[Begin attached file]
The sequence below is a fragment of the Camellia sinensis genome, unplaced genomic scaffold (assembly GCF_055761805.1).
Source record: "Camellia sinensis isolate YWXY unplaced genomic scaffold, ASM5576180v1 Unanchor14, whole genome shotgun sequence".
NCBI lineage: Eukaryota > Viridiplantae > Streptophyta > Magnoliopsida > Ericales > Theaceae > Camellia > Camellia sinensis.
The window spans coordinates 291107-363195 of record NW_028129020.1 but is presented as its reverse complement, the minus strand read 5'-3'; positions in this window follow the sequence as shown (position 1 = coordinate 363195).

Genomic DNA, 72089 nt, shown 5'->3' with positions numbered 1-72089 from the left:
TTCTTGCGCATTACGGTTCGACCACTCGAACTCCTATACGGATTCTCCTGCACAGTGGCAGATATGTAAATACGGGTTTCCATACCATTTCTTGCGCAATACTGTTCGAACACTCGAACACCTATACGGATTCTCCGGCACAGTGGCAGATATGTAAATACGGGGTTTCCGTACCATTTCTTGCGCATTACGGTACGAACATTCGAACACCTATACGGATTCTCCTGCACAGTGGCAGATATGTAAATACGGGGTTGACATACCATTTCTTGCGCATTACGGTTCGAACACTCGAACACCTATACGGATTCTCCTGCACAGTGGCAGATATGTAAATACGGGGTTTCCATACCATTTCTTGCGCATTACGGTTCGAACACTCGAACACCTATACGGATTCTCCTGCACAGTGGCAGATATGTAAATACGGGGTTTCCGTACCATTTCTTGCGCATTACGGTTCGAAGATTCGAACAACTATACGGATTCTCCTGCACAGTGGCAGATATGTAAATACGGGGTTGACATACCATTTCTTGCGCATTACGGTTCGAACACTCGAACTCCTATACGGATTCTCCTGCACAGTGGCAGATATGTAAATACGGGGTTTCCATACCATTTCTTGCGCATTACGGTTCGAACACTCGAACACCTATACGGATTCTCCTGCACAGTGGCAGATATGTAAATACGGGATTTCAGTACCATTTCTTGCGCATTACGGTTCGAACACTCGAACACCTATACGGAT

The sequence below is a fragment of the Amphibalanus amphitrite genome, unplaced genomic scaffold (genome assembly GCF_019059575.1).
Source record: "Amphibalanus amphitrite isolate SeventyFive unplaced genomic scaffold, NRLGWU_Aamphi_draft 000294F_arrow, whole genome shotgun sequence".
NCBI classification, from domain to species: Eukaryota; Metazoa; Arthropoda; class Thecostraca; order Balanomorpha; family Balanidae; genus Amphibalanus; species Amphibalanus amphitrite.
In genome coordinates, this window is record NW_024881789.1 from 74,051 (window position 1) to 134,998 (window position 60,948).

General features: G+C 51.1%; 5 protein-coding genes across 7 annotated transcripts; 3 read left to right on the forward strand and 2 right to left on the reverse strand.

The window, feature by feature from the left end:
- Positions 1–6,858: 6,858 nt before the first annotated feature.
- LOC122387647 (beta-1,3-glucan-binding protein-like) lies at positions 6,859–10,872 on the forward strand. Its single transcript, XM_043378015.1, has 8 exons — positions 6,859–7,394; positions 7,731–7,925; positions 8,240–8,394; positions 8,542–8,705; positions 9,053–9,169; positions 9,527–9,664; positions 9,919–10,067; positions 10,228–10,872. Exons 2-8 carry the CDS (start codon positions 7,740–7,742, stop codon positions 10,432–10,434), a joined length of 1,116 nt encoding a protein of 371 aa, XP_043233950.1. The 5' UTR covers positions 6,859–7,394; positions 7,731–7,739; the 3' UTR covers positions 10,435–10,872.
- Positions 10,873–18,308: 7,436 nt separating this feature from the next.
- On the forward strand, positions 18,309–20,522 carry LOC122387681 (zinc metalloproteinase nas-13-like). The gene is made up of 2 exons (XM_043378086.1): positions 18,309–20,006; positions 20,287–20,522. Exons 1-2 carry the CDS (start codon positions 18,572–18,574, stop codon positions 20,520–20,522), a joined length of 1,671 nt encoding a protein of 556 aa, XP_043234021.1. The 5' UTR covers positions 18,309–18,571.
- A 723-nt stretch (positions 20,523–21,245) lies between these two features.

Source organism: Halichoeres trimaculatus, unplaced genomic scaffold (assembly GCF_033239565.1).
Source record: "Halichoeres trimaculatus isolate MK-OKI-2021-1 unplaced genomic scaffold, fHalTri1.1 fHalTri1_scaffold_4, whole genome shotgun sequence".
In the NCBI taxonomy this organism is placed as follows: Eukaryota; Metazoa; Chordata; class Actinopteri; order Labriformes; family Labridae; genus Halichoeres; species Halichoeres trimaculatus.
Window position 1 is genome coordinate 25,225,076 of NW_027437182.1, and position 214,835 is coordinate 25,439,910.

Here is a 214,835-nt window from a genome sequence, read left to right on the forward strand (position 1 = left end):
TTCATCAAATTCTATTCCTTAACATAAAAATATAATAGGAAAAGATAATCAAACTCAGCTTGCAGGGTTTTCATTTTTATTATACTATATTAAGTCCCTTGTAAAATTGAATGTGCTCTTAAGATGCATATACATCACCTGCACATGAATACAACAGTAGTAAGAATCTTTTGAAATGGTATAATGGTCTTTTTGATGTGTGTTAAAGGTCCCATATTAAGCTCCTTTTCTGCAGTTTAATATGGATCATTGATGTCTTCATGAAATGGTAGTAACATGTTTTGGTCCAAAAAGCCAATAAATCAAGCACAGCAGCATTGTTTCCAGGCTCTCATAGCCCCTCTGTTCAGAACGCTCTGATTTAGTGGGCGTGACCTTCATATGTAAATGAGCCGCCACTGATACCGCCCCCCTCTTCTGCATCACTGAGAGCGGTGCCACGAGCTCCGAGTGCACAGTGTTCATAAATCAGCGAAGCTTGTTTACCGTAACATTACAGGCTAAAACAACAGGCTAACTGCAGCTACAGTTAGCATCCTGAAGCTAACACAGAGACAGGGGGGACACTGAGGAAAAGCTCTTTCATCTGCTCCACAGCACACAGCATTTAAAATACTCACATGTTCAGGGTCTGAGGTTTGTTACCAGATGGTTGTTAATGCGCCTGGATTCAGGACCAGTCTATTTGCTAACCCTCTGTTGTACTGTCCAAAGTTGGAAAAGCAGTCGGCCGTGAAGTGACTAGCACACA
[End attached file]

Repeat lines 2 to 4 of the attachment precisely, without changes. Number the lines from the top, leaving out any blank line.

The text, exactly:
Source record: "Camellia sinensis isolate YWXY unplaced genomic scaffold, ASM5576180v1 Unanchor14, whole genome shotgun sequence".
NCBI lineage: Eukaryota > Viridiplantae > Streptophyta > Magnoliopsida > Ericales > Theaceae > Camellia > Camellia sinensis.
The window spans coordinates 291107-363195 of record NW_028129020.1 but is presented as its reverse complement, the minus strand read 5'-3'; positions in this window follow the sequence as shown (position 1 = coordinate 363195).